For the patient who has a total knee replacement, knee stiffness can be very disappointing and limiting. Imagine not being able to go up stairs foot after foot (that requires 83 degrees of knee flexion). Or not being able to sit down and tie your own shoes (you need 106 degrees of knee flexion for that).
This type of stiffness is fairly common after a knee replacement. What be done about it? Right now, there are two main options. You can try the conservative route with exercise and manual therapy under the supervision of a physical therapist. If that doesn’t work, then surgery is advised.
The surgeon must choose among three choices: 1) manipulation under anesthesia (MUA), 2) arthroscopic exam and debridement, and 3) open incision with revision. During manipulation under anesthesia, the patient is asleep while the surgeon moves the joint through its full range-of-motion. This forced movement breaks through areas of fibrosis and scar tissue. Debridement refers to gently scraping away any adhesions or fibrotic tissue that is keeping the joint “stuck” or unable to move beyond a certain point in the range of motion.
Arthroscopy allows the surgeon to see inside the joint and find out what’s holding it back from moving normally. Using a long, thin needle with a tiny TV camera on the end (the arthroscope, the surgeon can then correct the problem. If necessary, an improperly positioned implant can be removed and replaced using an open incision.
But which one of these approaches should be used? And how successful are the procedures? Surgeons from the Department of Orthopedics at the Mount Sinai Hospital in New York City conducted a systematic review in an attempt to answer these questions. They reviewed all of the articles on the three surgical techniques just described published between 1966 and 2008.
They only found a small number of high quality studies on each one. There wasn’t a large number to help guide surgeons in developing a standard of care. Each article was reviewed for information on age of patients, sex (male versus female), timing of the procedure after total knee arthroplasty, technique used, and type of anesthesia used.
Results of each treatment approach were measured using change in knee motion and total motion. Any complications that affected the patients recovery or outcomes were also analyzed. The first question addressed was how soon to do something about a stiff knee after knee replacement. The answers ranged from two weeks to three months after the initial replacement surgery.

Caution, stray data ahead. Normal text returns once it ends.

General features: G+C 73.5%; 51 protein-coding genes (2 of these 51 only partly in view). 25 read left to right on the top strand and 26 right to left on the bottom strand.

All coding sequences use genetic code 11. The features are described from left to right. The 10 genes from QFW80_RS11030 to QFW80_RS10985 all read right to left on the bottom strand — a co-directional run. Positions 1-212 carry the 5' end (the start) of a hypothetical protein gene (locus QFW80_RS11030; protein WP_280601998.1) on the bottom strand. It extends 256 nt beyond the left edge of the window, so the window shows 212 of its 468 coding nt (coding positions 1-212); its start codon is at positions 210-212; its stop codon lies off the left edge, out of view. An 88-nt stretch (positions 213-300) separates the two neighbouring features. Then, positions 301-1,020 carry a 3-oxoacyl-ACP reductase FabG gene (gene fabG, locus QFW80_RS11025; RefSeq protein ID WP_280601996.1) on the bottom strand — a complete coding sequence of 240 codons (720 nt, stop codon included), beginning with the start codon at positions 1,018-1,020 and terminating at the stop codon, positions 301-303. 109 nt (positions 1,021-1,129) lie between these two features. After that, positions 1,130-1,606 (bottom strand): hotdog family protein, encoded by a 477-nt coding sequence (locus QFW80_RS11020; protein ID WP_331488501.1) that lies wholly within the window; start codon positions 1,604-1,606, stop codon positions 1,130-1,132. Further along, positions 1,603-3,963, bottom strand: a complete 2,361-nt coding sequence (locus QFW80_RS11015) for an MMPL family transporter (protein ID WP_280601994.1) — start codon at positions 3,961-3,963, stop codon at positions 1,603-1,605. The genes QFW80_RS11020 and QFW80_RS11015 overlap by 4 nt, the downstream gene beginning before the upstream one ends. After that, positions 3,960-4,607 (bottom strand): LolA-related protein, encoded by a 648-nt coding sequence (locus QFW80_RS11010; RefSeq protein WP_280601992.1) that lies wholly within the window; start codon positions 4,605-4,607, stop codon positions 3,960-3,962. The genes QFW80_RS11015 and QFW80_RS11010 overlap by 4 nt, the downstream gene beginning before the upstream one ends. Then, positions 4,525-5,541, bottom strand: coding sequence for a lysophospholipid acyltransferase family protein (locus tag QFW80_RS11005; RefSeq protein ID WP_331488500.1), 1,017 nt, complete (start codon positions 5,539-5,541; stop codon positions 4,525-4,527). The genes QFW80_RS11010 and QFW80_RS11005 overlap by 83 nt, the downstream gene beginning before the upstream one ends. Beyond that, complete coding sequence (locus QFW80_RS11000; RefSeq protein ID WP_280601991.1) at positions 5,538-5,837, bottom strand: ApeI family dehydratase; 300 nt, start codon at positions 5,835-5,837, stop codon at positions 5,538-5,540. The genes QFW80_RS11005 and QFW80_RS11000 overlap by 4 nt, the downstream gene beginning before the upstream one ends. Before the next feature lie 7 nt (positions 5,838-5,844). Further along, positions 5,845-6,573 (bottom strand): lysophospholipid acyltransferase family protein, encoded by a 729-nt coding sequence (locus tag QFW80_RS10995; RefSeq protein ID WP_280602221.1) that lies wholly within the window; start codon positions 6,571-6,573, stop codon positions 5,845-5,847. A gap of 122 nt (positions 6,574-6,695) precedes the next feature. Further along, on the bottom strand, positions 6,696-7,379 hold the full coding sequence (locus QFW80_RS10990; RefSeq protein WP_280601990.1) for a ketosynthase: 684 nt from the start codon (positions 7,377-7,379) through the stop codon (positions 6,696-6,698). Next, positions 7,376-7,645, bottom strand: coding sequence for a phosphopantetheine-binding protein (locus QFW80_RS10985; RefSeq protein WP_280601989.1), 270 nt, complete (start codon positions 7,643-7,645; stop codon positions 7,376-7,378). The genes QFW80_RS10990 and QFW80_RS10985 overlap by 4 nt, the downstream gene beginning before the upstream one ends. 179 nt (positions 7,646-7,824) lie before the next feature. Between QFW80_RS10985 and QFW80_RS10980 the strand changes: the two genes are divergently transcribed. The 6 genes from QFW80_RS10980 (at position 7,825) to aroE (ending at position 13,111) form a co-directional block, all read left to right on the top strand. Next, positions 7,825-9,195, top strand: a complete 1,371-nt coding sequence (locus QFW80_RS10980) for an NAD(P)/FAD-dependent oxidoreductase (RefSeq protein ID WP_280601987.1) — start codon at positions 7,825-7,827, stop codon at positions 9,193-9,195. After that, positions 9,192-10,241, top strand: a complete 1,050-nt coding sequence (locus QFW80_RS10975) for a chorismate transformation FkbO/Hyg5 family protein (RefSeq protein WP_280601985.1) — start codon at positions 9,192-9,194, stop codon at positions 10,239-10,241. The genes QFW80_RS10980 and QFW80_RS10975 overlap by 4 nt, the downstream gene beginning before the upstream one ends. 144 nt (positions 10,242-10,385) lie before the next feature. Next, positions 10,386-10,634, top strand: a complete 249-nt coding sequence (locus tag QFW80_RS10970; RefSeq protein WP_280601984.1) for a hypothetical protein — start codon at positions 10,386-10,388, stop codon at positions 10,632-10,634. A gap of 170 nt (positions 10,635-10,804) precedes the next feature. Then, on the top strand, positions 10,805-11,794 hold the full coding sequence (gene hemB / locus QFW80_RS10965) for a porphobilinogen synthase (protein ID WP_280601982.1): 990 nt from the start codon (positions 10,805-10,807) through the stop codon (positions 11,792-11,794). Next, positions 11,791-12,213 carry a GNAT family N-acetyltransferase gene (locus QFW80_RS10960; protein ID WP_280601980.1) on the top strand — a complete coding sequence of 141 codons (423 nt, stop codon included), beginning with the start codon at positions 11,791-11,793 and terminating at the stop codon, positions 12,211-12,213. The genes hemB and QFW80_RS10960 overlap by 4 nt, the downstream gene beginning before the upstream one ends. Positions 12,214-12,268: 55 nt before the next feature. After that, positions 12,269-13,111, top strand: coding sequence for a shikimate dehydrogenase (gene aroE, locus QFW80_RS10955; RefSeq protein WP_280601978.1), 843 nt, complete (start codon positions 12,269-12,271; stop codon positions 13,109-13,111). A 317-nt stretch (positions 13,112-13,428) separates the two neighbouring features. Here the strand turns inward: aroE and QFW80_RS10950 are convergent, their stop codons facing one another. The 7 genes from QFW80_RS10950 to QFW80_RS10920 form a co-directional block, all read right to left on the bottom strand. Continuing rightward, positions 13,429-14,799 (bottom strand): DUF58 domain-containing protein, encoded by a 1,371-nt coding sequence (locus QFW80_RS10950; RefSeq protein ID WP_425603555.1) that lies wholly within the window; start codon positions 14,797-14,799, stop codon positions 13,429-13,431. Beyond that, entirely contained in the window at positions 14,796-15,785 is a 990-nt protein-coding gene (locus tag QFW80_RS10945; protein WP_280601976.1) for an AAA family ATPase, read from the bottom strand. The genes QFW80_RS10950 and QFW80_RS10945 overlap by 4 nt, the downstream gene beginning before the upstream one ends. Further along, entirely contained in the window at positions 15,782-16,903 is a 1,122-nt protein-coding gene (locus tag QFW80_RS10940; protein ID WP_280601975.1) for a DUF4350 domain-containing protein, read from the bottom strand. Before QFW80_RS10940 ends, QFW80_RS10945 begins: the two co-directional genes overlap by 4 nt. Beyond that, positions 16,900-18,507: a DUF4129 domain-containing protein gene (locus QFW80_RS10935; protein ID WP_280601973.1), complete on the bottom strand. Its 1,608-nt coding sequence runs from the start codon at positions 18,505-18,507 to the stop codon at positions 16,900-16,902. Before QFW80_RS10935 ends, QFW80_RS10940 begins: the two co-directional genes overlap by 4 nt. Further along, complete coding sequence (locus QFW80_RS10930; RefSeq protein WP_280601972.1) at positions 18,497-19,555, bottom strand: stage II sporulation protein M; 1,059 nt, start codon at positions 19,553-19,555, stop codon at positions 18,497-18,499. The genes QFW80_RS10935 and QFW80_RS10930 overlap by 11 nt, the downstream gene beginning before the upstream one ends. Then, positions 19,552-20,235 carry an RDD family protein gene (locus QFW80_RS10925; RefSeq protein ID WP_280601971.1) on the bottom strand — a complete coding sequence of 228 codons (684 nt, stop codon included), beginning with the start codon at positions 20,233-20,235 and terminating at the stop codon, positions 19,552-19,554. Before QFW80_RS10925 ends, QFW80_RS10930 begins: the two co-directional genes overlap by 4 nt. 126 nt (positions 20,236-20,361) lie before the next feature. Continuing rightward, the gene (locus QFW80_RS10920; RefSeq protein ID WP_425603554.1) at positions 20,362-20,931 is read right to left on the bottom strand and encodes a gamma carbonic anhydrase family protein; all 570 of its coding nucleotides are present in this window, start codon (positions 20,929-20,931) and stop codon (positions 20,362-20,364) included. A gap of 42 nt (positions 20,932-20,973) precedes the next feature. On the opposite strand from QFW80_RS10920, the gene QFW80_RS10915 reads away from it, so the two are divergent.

Many surgeons send these patients to a physical therapist first before considering manipulation or a revision surgery. After exploring when to do the surgery, they turned their attention to the “How” question. How should the surgery be done? Which technique (manipulation, debridement, revision) should be done to get the best results?
This is where the poor quality of study design failed us. Too many studies did not specify if manipulation was (or was not) done at the time of the arthroscopy. The general trend was to report when manipulation was performed. Most studied did not mention when arthroscopic exam was not accompanied by a manipulation procedure.
Some surgeons reported removing scar tissue, releasing tight soft tissues, and changing the size of the implant to a smaller one. As for the “What” question: what was the effect of each surgical procedure on joint motion (and stiffness)? Here again, the studies did not always report both the changes in range of motion and the total range of motion.
For those who reported a final increase in knee flexion, the results varied from five degrees of improvement up to almost 60 degrees of increased knee flexion. Knee extension wasn’t always measured or reported. When it was, the increase was anywhere from two to 23 degrees. In a few cases, patients actually lost range of motion (extension) after arthroscopy.
The last two areas studied included timing of the surgery and complications. Only one article discussed timing so there’s no general consensus on this point. Complications varied from study to study. Although there were blood clots, hematomas (blood into the joint), fractures, instability, implant breakage, and wound infection, there wasn’t one particular complication that occurred most often.
After reviewing and analyzing all the studies, the authors could make these observations:
The exact timing for best results with MUA is unknown. The force required to break adhesions and move the
joint may be greater as time goes by and more adhesions develop. With greater force can come more complications (e.g., fractures). Timing does not seem to be an issue when using arthroscopy. The surgeon simply finds the adhesions and snips them no matter how many there are present.
The authors concluded there aren’t enough high-quality studies comparing these three surgical approaches to form a clear plan for everyone with a stiff knee after total knee replacement. Although much has been done, this is an area where further clinical research is still needed to help surgeons make informed treatment recommendations. For now at least, they have gathered enough information to make some general (and some more specific) recommendations as outlined. That’s a good starting point!